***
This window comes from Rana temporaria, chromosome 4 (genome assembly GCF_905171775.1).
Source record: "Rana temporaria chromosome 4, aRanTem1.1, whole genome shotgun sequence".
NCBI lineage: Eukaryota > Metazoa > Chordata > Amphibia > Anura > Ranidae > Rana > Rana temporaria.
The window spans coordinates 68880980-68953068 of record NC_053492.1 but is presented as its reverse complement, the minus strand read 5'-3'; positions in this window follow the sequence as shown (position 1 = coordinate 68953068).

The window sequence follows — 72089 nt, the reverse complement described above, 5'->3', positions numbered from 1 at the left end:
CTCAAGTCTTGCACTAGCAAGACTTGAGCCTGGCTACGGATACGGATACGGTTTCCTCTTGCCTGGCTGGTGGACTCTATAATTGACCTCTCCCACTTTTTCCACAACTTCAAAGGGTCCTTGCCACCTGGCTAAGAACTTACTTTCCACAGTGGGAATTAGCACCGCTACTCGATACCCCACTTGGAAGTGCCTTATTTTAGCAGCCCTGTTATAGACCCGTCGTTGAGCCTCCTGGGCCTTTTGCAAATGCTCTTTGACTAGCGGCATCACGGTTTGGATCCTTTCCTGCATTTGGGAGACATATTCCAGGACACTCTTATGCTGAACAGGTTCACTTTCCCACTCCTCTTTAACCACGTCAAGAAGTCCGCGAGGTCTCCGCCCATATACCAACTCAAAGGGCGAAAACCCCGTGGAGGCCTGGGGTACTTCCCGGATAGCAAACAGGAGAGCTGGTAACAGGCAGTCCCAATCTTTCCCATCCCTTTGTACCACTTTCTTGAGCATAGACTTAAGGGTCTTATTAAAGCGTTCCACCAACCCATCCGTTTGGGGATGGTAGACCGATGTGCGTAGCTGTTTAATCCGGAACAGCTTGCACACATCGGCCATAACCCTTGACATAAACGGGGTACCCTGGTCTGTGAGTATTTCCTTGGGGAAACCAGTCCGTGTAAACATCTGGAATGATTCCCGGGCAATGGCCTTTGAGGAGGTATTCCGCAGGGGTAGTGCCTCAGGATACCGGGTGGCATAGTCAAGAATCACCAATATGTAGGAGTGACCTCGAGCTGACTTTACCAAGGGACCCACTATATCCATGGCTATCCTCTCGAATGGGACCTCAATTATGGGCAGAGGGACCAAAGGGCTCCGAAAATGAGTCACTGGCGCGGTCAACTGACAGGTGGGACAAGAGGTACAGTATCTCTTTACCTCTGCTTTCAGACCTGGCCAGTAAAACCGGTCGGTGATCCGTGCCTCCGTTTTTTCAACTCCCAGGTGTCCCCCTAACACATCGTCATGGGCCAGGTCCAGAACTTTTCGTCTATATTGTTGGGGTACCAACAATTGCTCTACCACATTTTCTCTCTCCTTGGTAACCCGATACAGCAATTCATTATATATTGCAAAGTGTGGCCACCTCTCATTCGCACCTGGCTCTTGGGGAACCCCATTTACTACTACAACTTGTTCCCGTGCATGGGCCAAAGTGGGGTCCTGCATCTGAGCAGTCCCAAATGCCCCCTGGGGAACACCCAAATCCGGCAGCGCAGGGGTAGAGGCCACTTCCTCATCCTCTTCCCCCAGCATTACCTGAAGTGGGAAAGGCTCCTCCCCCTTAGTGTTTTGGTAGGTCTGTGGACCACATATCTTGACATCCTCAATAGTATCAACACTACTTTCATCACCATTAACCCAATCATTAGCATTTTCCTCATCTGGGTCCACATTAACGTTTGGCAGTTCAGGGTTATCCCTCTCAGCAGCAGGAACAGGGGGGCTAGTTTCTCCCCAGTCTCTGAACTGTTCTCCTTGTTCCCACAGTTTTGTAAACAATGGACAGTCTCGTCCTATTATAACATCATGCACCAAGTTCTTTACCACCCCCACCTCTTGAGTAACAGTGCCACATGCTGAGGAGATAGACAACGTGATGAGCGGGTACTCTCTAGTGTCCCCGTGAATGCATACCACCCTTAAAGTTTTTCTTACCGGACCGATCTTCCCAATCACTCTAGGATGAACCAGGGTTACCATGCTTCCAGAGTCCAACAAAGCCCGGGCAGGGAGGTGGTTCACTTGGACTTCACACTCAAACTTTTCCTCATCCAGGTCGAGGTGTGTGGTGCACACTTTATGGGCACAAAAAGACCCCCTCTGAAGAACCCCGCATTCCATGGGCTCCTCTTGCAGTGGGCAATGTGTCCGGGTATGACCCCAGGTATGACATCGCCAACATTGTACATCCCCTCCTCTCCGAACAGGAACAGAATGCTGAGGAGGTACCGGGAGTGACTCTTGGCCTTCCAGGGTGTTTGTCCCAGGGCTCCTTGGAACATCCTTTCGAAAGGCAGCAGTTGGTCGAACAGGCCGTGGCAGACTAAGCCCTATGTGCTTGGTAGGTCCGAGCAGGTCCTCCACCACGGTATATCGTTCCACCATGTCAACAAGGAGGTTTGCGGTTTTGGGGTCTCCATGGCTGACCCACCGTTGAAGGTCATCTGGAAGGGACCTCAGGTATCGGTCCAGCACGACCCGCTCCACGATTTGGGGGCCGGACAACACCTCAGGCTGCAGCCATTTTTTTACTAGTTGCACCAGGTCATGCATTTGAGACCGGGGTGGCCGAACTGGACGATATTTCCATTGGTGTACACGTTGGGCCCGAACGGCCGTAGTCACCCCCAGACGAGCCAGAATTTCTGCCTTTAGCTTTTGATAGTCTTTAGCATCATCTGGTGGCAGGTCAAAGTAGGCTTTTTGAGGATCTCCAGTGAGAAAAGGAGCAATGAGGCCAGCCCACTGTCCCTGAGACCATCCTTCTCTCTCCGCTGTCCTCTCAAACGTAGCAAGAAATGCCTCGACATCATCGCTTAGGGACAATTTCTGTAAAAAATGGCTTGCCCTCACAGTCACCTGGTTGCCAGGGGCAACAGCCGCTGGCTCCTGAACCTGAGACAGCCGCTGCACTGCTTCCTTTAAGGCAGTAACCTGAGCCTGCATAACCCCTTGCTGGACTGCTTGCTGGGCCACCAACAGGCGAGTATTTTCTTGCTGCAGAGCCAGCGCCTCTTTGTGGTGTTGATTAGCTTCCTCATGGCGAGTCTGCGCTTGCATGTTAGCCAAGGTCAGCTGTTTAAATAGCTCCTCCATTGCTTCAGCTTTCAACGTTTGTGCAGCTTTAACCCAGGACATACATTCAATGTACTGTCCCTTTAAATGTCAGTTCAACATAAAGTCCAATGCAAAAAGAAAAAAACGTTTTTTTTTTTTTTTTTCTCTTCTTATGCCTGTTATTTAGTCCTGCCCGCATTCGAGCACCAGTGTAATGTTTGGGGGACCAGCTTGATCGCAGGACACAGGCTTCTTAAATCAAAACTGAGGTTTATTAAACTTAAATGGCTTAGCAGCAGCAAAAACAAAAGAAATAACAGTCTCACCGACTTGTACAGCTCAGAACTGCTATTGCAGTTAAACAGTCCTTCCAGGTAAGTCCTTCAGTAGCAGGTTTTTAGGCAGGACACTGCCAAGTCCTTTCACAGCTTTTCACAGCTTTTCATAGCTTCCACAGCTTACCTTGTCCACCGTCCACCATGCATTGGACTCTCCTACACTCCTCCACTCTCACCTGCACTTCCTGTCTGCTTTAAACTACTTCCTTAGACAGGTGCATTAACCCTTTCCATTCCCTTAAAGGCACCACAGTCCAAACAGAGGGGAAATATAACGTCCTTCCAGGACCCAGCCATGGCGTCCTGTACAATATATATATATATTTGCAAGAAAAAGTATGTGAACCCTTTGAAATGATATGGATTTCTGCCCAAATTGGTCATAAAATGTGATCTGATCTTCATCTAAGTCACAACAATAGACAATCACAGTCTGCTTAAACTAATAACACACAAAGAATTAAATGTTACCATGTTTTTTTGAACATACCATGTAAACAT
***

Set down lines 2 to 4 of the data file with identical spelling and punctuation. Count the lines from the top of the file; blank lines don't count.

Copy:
Source record: "Rana temporaria chromosome 4, aRanTem1.1, whole genome shotgun sequence".
NCBI lineage: Eukaryota > Metazoa > Chordata > Amphibia > Anura > Ranidae > Rana > Rana temporaria.
The window spans coordinates 68880980-68953068 of record NC_053492.1 but is presented as its reverse complement, the minus strand read 5'-3'; positions in this window follow the sequence as shown (position 1 = coordinate 68953068).